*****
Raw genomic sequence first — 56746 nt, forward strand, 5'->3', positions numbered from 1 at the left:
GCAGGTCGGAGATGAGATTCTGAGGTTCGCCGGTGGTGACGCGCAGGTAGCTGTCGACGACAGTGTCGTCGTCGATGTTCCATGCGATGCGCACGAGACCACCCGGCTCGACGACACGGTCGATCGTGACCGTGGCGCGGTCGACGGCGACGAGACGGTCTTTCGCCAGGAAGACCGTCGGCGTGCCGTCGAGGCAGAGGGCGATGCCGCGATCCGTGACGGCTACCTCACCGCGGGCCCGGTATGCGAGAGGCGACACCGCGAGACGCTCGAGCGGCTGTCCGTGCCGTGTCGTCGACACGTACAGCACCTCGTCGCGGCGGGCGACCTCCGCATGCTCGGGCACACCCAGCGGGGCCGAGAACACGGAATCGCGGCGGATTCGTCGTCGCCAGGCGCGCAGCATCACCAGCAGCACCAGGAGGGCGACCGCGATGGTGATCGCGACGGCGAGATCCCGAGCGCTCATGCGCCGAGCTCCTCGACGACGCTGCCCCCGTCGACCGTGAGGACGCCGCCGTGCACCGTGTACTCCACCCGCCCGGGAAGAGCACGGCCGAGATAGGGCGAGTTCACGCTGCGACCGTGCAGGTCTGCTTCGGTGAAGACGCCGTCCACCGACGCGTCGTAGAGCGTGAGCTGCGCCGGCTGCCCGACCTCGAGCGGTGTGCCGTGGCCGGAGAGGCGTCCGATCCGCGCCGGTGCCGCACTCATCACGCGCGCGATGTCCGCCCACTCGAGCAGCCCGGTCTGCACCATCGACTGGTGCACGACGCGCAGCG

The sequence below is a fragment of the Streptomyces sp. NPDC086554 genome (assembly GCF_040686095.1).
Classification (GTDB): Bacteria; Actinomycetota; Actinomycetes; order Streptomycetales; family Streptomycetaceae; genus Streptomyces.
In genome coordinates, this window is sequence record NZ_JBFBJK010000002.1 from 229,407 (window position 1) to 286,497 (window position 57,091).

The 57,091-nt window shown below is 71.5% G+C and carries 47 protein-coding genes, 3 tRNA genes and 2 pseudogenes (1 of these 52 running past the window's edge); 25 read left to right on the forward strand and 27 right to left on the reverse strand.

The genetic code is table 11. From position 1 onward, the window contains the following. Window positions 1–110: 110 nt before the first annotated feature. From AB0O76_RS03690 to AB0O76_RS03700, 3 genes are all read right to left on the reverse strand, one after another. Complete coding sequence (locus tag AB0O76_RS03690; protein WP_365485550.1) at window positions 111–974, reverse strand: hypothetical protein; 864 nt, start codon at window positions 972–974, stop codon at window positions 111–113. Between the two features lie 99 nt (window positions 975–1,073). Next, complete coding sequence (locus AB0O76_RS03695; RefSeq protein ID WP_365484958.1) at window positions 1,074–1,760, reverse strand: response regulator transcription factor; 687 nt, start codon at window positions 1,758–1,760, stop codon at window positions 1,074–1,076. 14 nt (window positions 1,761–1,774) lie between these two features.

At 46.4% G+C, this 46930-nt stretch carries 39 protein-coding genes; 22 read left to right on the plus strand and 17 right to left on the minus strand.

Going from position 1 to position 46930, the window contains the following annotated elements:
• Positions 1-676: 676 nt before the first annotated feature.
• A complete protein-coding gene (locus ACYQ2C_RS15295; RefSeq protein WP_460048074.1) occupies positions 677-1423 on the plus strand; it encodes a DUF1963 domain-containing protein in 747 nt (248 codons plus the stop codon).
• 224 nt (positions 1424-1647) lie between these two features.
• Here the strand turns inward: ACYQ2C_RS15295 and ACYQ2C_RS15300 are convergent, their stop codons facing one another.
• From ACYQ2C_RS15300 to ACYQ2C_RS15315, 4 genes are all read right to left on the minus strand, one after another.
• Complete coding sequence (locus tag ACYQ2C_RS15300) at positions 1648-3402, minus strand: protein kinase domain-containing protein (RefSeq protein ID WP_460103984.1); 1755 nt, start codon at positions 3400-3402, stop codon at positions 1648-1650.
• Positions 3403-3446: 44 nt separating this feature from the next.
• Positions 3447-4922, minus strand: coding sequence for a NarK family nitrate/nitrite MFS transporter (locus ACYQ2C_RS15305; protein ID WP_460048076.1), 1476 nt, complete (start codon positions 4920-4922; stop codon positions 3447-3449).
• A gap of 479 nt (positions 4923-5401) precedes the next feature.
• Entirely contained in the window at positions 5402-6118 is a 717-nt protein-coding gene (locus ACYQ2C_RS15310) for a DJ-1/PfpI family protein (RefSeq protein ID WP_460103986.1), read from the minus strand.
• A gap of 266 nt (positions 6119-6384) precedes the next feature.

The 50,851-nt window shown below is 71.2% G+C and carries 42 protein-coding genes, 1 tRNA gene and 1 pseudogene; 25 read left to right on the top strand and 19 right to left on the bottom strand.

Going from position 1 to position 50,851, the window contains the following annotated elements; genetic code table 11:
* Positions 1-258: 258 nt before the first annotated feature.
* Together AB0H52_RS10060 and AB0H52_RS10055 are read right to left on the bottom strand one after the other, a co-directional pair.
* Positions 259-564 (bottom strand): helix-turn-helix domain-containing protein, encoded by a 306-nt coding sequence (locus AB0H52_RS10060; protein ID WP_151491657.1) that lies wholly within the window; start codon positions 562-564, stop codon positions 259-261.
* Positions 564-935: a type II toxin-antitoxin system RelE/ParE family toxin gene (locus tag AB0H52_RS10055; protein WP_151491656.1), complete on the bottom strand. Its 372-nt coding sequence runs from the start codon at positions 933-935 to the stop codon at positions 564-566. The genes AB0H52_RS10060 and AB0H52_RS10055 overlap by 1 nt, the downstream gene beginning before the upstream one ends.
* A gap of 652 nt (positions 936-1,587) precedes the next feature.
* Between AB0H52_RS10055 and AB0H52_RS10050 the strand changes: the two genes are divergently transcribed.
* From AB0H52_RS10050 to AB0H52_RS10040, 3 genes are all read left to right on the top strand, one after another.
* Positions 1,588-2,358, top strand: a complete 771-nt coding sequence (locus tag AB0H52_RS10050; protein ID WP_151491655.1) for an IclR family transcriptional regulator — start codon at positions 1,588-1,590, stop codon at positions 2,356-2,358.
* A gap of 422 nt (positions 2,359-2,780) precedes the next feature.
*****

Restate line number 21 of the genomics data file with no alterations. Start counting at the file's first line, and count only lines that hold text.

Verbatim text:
The 50,851-nt window shown below is 71.2% G+C and carries 42 protein-coding genes, 1 tRNA gene and 1 pseudogene; 25 read left to right on the top strand and 19 right to left on the bottom strand.